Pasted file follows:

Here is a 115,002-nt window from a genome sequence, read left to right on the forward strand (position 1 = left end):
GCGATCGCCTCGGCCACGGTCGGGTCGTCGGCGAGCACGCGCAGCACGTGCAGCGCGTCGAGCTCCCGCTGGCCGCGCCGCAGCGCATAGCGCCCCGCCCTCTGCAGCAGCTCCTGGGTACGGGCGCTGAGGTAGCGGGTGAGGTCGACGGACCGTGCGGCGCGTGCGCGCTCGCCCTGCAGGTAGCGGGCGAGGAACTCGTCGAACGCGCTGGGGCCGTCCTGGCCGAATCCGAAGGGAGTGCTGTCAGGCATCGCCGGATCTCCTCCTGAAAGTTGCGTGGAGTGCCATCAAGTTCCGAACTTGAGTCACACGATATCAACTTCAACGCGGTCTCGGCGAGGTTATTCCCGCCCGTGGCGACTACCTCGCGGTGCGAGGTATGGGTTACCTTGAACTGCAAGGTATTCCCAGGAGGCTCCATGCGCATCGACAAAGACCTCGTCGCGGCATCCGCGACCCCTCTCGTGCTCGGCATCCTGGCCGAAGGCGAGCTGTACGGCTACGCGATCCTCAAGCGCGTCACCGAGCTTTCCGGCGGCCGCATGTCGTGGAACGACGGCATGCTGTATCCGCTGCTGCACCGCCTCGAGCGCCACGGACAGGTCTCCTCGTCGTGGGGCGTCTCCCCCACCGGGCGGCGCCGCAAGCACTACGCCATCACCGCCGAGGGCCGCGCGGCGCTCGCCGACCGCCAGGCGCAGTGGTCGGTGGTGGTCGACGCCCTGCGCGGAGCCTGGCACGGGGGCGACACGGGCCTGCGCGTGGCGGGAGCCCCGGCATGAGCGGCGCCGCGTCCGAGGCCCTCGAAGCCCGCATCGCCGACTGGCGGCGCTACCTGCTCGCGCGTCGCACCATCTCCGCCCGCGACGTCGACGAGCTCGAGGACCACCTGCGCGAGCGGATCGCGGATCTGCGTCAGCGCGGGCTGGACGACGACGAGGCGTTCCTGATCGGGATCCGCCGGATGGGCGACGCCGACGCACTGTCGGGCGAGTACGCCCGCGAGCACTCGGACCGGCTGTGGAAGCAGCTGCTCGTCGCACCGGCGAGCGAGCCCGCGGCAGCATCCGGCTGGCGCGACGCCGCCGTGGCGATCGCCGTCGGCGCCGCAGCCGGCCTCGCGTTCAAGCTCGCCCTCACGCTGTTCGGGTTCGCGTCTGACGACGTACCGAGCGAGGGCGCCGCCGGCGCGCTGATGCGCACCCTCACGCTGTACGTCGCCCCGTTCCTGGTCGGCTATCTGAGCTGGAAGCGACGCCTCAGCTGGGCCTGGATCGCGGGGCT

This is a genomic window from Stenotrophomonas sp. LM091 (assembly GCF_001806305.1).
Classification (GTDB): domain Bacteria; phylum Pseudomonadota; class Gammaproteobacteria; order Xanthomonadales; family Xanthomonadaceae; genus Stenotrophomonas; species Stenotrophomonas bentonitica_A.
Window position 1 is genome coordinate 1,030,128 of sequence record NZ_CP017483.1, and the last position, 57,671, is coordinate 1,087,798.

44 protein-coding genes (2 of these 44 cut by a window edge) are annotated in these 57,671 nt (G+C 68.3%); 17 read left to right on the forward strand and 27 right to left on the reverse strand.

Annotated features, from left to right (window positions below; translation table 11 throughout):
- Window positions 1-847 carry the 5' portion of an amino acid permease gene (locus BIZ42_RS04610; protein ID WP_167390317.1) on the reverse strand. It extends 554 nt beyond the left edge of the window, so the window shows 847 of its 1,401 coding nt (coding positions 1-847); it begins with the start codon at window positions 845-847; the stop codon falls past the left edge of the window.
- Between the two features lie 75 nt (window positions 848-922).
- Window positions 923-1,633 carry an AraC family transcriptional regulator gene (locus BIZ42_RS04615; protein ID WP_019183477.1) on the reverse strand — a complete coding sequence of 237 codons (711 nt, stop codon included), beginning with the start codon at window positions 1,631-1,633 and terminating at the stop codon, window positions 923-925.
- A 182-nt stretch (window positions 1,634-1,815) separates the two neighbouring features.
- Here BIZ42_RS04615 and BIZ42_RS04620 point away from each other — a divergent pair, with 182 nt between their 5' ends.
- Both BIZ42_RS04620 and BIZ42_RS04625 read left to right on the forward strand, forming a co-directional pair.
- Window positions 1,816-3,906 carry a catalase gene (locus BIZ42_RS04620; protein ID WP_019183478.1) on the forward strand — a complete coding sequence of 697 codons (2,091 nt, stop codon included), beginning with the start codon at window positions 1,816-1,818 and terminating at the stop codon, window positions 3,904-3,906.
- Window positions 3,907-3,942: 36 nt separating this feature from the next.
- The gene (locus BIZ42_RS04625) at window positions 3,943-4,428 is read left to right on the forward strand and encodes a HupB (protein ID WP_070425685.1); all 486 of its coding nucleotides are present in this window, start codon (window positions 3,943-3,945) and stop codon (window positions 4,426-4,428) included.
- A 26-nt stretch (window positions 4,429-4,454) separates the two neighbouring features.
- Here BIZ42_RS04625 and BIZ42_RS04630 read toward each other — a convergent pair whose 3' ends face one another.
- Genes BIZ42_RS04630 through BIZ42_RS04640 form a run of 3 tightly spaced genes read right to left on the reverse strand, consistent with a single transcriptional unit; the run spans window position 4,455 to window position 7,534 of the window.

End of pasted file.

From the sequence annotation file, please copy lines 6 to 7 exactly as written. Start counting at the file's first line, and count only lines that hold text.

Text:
44 protein-coding genes (2 of these 44 cut by a window edge) are annotated in these 57,671 nt (G+C 68.3%); 17 read left to right on the forward strand and 27 right to left on the reverse strand.

Annotated features, from left to right (window positions below; translation table 11 throughout):